By Alexander Van der Biest
Do you remember Quantum Leap? Of course you do. Even though you never watched a single episode in its original language and had to settle for the dubbed German version, the premise of this Wednesday afternoon staple instantly appealed to you. The idea of that unfortunate yet determined Scott Bakula, eternally hopping from one body, time and place to another to solve others’ misfortunes while continuously searching for his own way back home… Well, guess what? I have just leapt into you. Yes, you. Of all people.
And of all the days from your life that I could have chosen to leap into, of course it just had to be today.
It is still summer and yet you are as usual inappropriately dressed for that time of the year and the sleepy Mediterranean town you are about to say goodbye to. Long sleeves, a formal shirt, Caterpillar boots that have rarely left your feet since they expensively walked into your wardrobe three years ago, and a khaki jacket. I am surprised at how slim- no, how thin you are- better not get ill soon when another entirely different climate will creep into your sinuses. I notice something of a lump in your throat, but that is nothing new, now is there? You will surely grow into a better speaker in the future. Your palms are sweaty in a Slim Shady way, so your inappropriate dressing style has nothing to do with it. It is because this is the day you have been waiting for so long.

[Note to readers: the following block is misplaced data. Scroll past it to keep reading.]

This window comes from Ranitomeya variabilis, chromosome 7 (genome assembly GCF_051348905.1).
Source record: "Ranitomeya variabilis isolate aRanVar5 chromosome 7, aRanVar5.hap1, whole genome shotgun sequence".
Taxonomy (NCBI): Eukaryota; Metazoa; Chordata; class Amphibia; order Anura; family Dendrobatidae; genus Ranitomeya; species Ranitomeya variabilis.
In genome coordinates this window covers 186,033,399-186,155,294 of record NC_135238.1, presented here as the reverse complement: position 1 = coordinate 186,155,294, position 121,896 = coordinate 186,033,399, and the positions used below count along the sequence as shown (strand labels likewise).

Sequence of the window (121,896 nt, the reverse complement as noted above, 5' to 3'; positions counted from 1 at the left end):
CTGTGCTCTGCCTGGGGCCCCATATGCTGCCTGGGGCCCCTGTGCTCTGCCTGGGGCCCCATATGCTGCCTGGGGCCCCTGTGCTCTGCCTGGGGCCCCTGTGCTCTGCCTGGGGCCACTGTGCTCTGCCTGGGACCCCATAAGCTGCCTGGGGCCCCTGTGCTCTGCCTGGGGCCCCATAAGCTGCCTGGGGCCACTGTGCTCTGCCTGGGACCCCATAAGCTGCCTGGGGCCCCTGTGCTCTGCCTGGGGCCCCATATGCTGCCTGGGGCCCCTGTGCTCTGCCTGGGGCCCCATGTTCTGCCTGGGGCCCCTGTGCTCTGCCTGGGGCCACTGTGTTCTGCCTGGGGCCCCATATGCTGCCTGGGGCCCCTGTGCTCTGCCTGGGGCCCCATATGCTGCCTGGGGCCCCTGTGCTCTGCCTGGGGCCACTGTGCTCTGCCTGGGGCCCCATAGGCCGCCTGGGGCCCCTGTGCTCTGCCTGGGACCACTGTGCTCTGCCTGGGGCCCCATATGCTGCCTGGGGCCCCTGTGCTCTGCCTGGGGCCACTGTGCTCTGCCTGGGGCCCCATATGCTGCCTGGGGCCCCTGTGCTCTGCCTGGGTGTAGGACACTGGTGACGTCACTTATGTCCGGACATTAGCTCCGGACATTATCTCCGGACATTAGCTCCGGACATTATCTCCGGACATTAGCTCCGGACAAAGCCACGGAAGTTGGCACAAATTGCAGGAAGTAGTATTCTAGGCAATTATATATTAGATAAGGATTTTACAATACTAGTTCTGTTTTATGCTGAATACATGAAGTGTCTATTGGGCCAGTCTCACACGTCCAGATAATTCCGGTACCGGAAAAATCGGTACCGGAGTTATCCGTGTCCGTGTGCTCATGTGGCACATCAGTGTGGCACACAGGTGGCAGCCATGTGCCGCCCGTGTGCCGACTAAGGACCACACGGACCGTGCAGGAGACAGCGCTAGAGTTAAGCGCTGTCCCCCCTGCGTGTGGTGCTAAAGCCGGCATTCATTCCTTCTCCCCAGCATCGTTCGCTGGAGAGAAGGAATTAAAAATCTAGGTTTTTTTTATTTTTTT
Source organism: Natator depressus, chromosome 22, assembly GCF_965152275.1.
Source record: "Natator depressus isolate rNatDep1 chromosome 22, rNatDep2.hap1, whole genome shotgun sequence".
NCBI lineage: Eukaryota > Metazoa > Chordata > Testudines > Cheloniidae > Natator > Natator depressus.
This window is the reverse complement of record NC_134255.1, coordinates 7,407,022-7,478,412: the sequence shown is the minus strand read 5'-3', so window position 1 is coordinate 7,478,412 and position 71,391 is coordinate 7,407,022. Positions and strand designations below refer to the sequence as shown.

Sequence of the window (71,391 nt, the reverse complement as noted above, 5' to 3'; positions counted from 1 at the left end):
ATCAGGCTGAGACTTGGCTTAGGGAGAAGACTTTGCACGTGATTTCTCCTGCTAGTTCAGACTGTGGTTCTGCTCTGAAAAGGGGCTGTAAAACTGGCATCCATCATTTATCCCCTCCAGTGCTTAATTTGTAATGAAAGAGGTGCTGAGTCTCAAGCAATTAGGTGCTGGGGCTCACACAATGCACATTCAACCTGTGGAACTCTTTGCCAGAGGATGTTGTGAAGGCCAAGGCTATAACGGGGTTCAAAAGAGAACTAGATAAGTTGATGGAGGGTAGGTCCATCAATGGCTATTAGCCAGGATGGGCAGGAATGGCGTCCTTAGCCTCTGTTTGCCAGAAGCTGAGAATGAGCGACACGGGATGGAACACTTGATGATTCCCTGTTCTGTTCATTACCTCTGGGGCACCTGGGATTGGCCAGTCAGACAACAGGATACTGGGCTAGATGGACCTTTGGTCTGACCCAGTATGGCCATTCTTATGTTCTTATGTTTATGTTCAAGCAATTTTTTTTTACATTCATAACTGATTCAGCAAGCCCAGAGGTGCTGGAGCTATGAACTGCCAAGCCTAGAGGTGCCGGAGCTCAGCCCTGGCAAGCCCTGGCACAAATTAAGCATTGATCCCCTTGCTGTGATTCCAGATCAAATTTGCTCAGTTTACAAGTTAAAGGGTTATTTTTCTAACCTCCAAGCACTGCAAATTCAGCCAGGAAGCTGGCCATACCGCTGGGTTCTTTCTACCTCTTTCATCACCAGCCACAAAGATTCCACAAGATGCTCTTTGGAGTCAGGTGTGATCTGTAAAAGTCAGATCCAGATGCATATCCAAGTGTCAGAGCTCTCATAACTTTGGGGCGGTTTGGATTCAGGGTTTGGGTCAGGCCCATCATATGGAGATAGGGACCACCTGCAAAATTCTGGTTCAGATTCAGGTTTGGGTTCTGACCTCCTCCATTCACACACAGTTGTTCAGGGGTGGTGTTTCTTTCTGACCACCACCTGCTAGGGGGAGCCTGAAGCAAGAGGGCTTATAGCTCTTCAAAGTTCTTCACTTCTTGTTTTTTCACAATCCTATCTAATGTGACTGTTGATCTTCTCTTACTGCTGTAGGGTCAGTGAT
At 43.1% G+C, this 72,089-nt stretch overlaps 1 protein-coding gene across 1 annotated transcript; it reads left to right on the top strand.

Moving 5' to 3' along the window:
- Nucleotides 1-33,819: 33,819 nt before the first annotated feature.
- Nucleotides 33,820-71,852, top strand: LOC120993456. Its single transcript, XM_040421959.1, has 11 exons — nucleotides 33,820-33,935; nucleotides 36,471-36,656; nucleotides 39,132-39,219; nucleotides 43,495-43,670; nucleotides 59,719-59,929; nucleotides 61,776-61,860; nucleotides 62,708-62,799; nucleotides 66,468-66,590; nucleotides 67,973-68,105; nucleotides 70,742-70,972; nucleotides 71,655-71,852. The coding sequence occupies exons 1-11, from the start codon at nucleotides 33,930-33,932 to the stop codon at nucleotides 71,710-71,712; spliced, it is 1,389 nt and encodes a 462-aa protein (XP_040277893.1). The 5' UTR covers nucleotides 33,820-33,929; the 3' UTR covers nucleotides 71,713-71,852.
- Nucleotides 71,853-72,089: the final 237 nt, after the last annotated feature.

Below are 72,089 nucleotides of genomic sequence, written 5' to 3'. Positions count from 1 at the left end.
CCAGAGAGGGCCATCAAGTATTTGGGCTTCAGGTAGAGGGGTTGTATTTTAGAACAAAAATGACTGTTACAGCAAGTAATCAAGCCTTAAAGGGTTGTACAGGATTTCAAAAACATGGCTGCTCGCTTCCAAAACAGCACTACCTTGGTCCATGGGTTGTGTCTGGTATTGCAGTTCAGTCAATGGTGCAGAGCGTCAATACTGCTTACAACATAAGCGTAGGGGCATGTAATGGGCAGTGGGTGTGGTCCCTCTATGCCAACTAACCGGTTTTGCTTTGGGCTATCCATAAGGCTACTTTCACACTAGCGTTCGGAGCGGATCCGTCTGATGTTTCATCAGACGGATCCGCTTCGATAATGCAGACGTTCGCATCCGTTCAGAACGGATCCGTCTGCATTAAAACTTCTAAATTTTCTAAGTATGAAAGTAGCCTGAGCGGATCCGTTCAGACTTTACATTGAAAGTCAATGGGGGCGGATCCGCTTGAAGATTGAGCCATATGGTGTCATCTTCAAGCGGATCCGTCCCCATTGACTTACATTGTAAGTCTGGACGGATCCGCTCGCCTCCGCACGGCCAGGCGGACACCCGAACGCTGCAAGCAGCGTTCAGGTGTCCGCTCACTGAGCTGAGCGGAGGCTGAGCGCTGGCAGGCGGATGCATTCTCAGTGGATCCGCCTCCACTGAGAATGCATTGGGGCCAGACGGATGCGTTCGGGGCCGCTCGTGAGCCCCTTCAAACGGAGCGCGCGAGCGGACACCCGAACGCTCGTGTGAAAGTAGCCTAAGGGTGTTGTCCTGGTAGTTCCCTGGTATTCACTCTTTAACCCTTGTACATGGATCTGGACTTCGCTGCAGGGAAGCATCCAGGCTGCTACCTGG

A day that is actually a forced one, since only you made the decision to celebrate it this early- nearly ten days ahead of when most people are expected to do so. Convince yourself it was the cheapest flight option available and that you just have to be there this early to get settled in when you actually never really bothered to check where you were going to. Some place made out of two syllables that you settled for as the inevitable third option when your first two choices of studying War and Computing and Military History turned out to be too expensive and too unwilling to play ball in your escape scheme, respectively.
You touch your dictionaries, poetry anthologies, history books and graphic novels, and smirk when you notice the holes of those that you have wrongly selected to take with you. Soon, you will add newfound academic heroes to them to the depletion of your bank account and further satisfaction of your intellectual arrogance. Funnily enough, most of those volumes you have so carefully packed are not needed on the road you are about to follow. Yeah. As if you would believe me.
Mentioning that- another smirk when you think of the blue Samsonite suitcase that is waiting for you downstairs. How many times has not it been there for you already? It was not too long ago when that was all you owned, other than tears and a grudge that, unbeknownst to you, has led you to this point. And that cumbersome, already dated desktop PC that, yet unknown to you, will never survive its first set of British stairs, thanks to that careless removal company your parents have hired for that small fortune. And those huge cardboard boxes packed with kitchen utensils, when have you barely just learned to fry an egg and still treat the heat coming from a stove like a four-year-old would. They will follow you soon enough.